Over-designing your house can make it awkward to use in the future. Consider your current lifestyle but allow yourself to the ability to grow and change. Will your teenage children really want a pink bathroom - or can you find a design that is friendly practical and timeless? Do you really need to knock all the rooms through into one, or can you imagine being able to swap uses around in the future?
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Are character period buildings one the most valuable property assets we have in the UK?
The climate challenge often feels far removed from the everyday concerns of our clients, property professionals and the supply chain. As architects working on residential refurbishment, we are at forefront of decisions made by householders and developers in the London property market. Due to London’s very high property prices and building costs, it is hard to escape the subject of value’ in design and planning choices. Value can (obviously) be financial, but when ‘value’ based decisions are equated to sustainability it can transform the way we think about period properties?
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For homeowners starting a new project it is often difficult to know what to do, whom to go to and how to work well with consultants. Referrals and recommendations for consultants and builders are often found by asking other property professionals, or through friends and colleagues. MWAI receives 90% of new commissions through personal recommendation. If you haven’t found the right architect, or want to expand your shortlist, where do you go next however?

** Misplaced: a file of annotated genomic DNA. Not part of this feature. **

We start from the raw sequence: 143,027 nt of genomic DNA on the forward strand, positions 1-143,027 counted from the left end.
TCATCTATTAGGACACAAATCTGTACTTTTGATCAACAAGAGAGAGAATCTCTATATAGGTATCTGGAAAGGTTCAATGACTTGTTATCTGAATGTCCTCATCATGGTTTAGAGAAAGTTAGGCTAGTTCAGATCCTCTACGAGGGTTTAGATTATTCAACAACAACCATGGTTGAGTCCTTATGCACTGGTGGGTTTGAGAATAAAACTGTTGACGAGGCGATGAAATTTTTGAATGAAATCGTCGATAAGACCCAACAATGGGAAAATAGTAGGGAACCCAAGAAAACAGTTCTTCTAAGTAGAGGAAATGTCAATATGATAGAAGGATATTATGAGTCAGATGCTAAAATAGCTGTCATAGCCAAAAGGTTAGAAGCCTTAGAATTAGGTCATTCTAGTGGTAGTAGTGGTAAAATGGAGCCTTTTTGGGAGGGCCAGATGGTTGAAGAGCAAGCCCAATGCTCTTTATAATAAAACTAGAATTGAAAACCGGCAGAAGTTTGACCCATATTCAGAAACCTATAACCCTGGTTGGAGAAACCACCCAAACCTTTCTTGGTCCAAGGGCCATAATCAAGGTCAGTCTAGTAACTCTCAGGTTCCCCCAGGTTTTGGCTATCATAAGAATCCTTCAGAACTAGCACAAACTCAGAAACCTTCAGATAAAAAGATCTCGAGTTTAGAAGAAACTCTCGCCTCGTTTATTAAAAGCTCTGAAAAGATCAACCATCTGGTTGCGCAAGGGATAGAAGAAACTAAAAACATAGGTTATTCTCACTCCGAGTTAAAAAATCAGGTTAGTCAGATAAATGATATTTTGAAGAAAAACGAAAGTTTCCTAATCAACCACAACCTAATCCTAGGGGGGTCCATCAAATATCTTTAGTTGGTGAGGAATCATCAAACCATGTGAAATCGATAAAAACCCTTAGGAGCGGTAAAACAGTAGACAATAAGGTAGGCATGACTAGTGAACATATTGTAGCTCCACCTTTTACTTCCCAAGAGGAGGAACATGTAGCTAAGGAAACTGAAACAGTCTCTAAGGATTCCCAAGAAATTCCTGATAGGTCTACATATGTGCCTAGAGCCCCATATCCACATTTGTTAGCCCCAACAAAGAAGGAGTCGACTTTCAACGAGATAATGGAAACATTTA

As Chartered Architects, it is no surprise that we recommend that you visit the RIBA website. The RIBA (Royal Institute of British Architects) is famous around the world for its exceptionally high standards. The ‘Find an architect’ service provides an online database and search engine for RIBA Registered Architecture firms like MWAI. All practices are professional, chartered and hold Professional Indemnity insurance. The website provides a snapshot of each practice’s service, style and expertise to help you find the right match.
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The often, complex problem of finding the right professional team for your project is unfortunately not helped by the decentralised process within the UK market. MWAI are ideally placed to help assist you in the decision making of who to employ, when to employ them and what to employ them for. MWAI can refer you to our trusted network of property professionals.
Most projects in Central London will require you to employ one or more professionals to help you complete the work required. There are a great many options available to you in the UK, with no set way of approaching the problems. However, if you have had previous overseas experience of building projects, it is useful to reflect on this to draw parallels with the UK system.
For clients who are interested in lifestyle, furniture, and decorative objects, you may wish to start a project with a specialist architect firm or an interior designer. Most architects do not provide loose Interiors, as they do not have the dedicated procurement vehicle required to deliver the service and products in a professional manner. MWAI do, however. Most interior designers cannot provide you with architectural or planning services or contract administration. MWAI can. It is a core part of our service. We specialise in client relationship management.